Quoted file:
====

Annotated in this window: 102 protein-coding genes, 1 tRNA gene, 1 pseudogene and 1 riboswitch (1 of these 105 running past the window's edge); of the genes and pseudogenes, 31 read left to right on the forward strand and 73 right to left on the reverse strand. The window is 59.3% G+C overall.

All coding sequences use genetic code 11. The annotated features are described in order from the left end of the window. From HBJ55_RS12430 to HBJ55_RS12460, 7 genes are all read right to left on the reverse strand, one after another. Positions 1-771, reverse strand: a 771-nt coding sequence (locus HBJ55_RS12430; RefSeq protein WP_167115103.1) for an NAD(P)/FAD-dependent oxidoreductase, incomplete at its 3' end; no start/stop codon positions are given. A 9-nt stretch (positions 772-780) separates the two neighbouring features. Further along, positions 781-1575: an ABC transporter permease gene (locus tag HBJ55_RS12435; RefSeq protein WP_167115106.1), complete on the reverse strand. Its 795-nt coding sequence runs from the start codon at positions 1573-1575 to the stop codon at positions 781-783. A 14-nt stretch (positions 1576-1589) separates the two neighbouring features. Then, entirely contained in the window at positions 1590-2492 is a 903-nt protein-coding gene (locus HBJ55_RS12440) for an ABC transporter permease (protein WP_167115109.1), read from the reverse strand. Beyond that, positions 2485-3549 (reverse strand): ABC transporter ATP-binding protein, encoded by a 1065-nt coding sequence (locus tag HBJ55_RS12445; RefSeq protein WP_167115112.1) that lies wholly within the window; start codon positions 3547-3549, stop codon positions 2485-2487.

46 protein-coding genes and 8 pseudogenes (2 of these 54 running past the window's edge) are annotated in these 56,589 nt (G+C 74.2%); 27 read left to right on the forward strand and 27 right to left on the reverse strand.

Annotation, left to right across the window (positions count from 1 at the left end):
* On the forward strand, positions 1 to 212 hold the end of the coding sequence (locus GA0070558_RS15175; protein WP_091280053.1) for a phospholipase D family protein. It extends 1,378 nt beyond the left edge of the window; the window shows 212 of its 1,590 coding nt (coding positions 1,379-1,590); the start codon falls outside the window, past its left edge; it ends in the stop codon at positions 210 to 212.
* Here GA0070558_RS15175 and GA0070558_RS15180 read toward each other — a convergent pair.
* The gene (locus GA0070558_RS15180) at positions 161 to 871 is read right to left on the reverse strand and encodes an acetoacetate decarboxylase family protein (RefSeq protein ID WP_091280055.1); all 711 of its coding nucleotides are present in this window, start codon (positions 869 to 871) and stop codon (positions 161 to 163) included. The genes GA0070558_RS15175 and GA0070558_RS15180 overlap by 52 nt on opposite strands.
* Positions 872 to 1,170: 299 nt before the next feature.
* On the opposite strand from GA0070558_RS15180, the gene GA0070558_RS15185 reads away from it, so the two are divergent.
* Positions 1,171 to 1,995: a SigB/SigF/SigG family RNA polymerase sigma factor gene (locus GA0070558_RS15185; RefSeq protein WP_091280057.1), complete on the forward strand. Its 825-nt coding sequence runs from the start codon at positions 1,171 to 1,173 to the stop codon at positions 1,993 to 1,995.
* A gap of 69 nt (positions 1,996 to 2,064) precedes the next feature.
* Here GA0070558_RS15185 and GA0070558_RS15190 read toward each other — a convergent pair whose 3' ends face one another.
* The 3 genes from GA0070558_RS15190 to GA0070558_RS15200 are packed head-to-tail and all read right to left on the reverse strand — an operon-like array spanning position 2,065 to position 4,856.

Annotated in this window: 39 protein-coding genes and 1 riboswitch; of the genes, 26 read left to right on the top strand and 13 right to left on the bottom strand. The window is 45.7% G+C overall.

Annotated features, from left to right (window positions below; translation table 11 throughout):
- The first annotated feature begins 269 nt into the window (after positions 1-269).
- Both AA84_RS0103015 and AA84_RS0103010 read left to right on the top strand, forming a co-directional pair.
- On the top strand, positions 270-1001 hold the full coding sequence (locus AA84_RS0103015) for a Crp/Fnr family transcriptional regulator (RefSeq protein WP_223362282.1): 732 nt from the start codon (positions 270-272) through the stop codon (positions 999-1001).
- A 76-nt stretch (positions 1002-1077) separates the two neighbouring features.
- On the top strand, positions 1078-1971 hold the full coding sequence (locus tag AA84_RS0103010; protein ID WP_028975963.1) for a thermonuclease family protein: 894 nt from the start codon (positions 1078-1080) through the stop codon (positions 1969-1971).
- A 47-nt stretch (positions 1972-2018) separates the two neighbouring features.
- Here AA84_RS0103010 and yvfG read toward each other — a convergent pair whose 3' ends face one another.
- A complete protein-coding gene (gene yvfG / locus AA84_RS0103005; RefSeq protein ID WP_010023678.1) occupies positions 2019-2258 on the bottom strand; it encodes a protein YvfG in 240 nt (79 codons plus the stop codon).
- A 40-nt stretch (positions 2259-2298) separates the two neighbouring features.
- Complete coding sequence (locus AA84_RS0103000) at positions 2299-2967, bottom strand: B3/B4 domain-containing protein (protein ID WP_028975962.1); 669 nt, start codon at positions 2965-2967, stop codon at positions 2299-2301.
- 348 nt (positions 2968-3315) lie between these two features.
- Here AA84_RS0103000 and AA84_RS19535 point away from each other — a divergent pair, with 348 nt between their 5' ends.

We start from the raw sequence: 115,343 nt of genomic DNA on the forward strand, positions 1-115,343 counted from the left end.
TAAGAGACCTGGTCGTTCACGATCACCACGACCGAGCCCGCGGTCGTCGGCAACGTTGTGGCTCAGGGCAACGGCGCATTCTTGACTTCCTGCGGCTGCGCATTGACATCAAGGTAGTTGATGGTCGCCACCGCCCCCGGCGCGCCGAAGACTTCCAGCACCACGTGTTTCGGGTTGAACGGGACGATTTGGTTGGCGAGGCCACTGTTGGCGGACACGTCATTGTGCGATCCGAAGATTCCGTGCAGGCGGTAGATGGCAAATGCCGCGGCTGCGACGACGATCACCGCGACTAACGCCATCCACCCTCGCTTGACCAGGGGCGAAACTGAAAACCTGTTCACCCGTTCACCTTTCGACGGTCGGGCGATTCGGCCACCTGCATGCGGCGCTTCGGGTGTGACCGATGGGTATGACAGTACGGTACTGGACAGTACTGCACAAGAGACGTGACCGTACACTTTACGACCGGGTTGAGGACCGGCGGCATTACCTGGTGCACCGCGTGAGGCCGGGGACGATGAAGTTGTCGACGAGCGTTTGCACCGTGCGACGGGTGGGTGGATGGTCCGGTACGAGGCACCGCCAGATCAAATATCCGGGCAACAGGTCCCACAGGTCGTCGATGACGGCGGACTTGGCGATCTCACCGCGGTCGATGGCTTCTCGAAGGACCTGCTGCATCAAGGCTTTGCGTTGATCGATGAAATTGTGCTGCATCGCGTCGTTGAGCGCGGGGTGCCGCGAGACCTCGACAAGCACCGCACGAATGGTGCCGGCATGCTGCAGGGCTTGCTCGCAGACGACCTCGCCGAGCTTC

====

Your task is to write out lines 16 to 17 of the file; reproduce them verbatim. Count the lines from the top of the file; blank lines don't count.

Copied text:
- The first annotated feature begins 269 nt into the window (after positions 1-269).
- Both AA84_RS0103015 and AA84_RS0103010 read left to right on the top strand, forming a co-directional pair.